Editor: “Andrew, I want you to go and interview a wee woman in Creggan who has lost her dog.”
Me: “You’ve a better chance of finding Shergar and Lord Lucan in the boot of your car than you have of me doing that.”
Editor: “Clear your desk - you’re fired.”
The aforementioned fictitious scenerio is exactly what would happen if you or I refused to do something requested of us in the workplace. If it’s a task that we’re expected to carry out then we can have no argument. If you or I told our boss to get stuffed and refused to do what he or she asked we would be handed our P45 quicker than you can say “ay, dios mio”.
Carlos Tevez refused to come on as substitute for Manchester City against Bayern Munich in the Champions League during the week. For that reason he should be banned from ever playing football again.
Now, let me get one thing clear, and sorry to shock you all but I don’t earn £180,000 per week and I am quite OK with the rain but Tevez seems to think that just because he may suffer from mild Ombrophobia (fear of rain or of being rained on) it gives him the right to treat people around him like dirt.
Tevez is right at home in a pram but he’s more comfortable when he’s throwing his dummy out of it. He’s no stranger to controversy and since moving to play his football in England with West Ham United he has proceeded to antagonise every member of the human race he comes into contact with.
I don’t claim to know Tevez personally and I’m sure he can be quite pleasant when he wants to be but the fact remains that his behaviour in the world of football over the last few years has made him out a greedy, petulant and selfish individual.
I am no fan of the ‘buy every player going’ philosophy at Manchester City and I am not manager Roberto Mancini’s number one fan but when your boss tells you do something you do it.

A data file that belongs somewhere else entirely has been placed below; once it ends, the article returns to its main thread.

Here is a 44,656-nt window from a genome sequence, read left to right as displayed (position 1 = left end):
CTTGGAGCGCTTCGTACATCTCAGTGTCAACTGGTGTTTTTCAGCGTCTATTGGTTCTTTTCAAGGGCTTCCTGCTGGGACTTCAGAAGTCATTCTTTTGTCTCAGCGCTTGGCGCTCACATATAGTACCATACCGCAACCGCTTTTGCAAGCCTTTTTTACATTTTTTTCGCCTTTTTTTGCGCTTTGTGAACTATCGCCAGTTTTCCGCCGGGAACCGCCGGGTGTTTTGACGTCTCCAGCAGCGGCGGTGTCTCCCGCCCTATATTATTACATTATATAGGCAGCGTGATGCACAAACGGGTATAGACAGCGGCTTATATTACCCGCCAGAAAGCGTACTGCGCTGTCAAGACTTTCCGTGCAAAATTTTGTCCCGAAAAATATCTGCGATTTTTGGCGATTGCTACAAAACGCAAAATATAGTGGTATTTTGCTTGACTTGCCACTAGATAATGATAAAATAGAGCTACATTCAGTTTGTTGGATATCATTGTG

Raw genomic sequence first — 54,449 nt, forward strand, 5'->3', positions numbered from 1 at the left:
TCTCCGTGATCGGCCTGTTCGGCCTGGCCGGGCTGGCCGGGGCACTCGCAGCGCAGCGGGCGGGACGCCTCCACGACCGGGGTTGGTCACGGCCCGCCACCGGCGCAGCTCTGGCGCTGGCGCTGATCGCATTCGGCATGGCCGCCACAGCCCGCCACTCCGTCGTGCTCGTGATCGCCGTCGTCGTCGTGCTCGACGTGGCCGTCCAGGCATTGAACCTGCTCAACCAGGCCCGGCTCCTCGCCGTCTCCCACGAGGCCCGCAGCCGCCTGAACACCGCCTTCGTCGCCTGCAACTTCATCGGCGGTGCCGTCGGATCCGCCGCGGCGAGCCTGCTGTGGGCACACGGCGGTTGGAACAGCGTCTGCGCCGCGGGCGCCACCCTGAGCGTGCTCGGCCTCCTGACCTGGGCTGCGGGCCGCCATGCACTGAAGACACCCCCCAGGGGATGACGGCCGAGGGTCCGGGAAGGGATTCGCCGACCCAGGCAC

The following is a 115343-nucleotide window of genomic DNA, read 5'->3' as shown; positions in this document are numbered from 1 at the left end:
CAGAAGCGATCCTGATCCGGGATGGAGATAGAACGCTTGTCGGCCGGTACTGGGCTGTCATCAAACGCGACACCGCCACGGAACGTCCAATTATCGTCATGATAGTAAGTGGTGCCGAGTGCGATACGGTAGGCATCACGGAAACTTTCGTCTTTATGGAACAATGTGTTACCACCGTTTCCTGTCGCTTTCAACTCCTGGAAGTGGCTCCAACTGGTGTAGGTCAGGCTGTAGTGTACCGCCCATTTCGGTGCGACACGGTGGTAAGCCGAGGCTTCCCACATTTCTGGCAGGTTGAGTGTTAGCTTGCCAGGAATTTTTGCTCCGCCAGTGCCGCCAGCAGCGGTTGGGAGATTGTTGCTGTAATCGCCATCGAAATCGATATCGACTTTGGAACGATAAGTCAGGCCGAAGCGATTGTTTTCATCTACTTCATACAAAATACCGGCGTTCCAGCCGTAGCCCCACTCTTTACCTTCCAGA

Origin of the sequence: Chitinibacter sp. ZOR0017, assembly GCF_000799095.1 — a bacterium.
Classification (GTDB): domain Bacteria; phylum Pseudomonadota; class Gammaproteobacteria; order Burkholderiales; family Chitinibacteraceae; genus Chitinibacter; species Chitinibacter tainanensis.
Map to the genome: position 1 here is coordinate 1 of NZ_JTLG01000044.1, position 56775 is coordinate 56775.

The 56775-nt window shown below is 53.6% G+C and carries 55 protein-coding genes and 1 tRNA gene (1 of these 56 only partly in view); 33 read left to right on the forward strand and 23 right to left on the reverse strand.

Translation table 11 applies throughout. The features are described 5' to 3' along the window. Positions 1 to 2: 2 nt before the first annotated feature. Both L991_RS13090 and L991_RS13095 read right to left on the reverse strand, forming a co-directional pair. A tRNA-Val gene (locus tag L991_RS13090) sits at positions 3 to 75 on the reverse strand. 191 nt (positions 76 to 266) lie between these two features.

What makes Tevez so special? Does he really think that just because he’s a highly paid footballer it gives him carte blanche to whatever he wants? Well, it looks that way doesn’t it?
I’ve always been suspicous of Tevez. He’s the type of player who would kiss the badge one week and then a few days later he’s signed for a rival team.
I can’t stand seeing these highly paid entertainers (and that’s what footballers are, entertainers) run roughshod over whoever they want. Tevez is just a footballer. He’s not a doctor who can save people’s lives, he’s not a charity worker making a difference in a famine stricken country, he’s a person who happens to be quite good at kicking a round leather orb around a rectangler field.
Tevez believes his own hype and as a result he suffers from delusions of grandeur. Newsflash Tevez, you’re nothing more than an overpaid idiot with distorted self-worth.
It’s easy to simplify the disparity between the Everyman and overpaid “celebrities” but just because it’s easy doesn’t mean that it’s not a point worth making.
The reason it’s so easy to have a go at people like Tevez is prescisely because of people like Tevez.
Surprisingly former Manchester United team-mate Paul Scholes said that he understood why Tevez. The former England international said that the reason Tevez refused to come on was because he was frustrated at being left on the bench.
I can sympathise with someone when they feel that they are being overlooked but Tevez doesn’t do himself any favours by saying that he hates Manchester because it “always rains”. He’s not exactly the type of player who evokes ideas of loyalty so perhaps that’s why he was left on the bench and for that reason his refusal to come on as a substitute cannot be justified.
Personally I’d love to see Tevez sacked, who’d have him? Manchester City have suspended him for two weeks without pay and no doubt the story will develop over the coming weeks and days but one thing’s for sure he’s lost the support of his manager, a few team mates and most importantly the fans. Be careful what you wish for because it might just come true.